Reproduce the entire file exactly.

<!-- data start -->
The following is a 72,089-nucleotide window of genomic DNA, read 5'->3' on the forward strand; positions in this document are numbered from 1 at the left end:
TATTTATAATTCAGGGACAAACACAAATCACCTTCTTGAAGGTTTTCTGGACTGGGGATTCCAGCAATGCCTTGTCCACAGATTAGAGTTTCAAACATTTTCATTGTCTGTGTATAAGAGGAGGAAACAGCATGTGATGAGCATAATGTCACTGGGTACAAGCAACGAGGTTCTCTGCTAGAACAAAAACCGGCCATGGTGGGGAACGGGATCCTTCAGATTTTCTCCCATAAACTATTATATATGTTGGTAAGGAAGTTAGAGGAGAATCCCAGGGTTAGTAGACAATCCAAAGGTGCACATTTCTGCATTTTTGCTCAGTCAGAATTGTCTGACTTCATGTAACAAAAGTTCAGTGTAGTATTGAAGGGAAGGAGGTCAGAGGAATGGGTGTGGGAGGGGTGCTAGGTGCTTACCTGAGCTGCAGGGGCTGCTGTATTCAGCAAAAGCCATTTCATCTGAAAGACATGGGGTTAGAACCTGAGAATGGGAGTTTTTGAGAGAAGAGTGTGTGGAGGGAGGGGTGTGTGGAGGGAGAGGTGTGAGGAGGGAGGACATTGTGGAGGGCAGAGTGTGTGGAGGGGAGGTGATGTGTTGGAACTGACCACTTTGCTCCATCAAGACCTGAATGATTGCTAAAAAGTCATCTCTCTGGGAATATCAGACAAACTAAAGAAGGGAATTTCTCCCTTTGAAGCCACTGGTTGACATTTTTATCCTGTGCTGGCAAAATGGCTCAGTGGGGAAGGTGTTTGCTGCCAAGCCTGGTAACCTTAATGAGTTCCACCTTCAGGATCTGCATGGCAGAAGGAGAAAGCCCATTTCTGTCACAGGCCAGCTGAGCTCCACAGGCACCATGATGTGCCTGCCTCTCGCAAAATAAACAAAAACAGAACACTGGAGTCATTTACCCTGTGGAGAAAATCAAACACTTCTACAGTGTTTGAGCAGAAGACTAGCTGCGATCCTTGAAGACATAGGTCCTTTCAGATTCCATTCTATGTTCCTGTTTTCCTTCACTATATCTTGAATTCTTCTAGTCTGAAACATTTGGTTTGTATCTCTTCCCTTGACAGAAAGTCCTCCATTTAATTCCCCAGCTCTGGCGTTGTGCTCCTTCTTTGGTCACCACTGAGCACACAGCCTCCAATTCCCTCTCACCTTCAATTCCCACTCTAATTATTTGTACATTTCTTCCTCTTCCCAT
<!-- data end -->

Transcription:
The following is a 72,089-nucleotide window of genomic DNA, read 5'->3' on the forward strand; positions in this document are numbered from 1 at the left end:
TATTTATAATTCAGGGACAAACACAAATCACCTTCTTGAAGGTTTTCTGGACTGGGGATTCCAGCAATGCCTTGTCCACAGATTAGAGTTTCAAACATTTTCATTGTCTGTGTATAAGAGGAGGAAACAGCATGTGATGAGCATAATGTCACTGGGTACAAGCAACGAGGTTCTCTGCTAGAACAAAAACCGGCCATGGTGGGGAACGGGATCCTTCAGATTTTCTCCCATAAACTATTATATATGTTGGTAAGGAAGTTAGAGGAGAATCCCAGGGTTAGTAGACAATCCAAAGGTGCACATTTCTGCATTTTTGCTCAGTCAGAATTGTCTGACTTCATGTAACAAAAGTTCAGTGTAGTATTGAAGGGAAGGAGGTCAGAGGAATGGGTGTGGGAGGGGTGCTAGGTGCTTACCTGAGCTGCAGGGGCTGCTGTATTCAGCAAAAGCCATTTCATCTGAAAGACATGGGGTTAGAACCTGAGAATGGGAGTTTTTGAGAGAAGAGTGTGTGGAGGGAGGGGTGTGTGGAGGGAGAGGTGTGAGGAGGGAGGACATTGTGGAGGGCAGAGTGTGTGGAGGGGAGGTGATGTGTTGGAACTGACCACTTTGCTCCATCAAGACCTGAATGATTGCTAAAAAGTCATCTCTCTGGGAATATCAGACAAACTAAAGAAGGGAATTTCTCCCTTTGAAGCCACTGGTTGACATTTTTATCCTGTGCTGGCAAAATGGCTCAGTGGGGAAGGTGTTTGCTGCCAAGCCTGGTAACCTTAATGAGTTCCACCTTCAGGATCTGCATGGCAGAAGGAGAAAGCCCATTTCTGTCACAGGCCAGCTGAGCTCCACAGGCACCATGATGTGCCTGCCTCTCGCAAAATAAACAAAAACAGAACACTGGAGTCATTTACCCTGTGGAGAAAATCAAACACTTCTACAGTGTTTGAGCAGAAGACTAGCTGCGATCCTTGAAGACATAGGTCCTTTCAGATTCCATTCTATGTTCCTGTTTTCCTTCACTATATCTTGAATTCTTCTAGTCTGAAACATTTGGTTTGTATCTCTTCCCTTGACAGAAAGTCCTCCATTTAATTCCCCAGCTCTGGCGTTGTGCTCCTTCTTTGGTCACCACTGAGCACACAGCCTCCAATTCCCTCTCACCTTCAATTCCCACTCTAATTATTTGTACATTTCTTCCTCTTCCCAT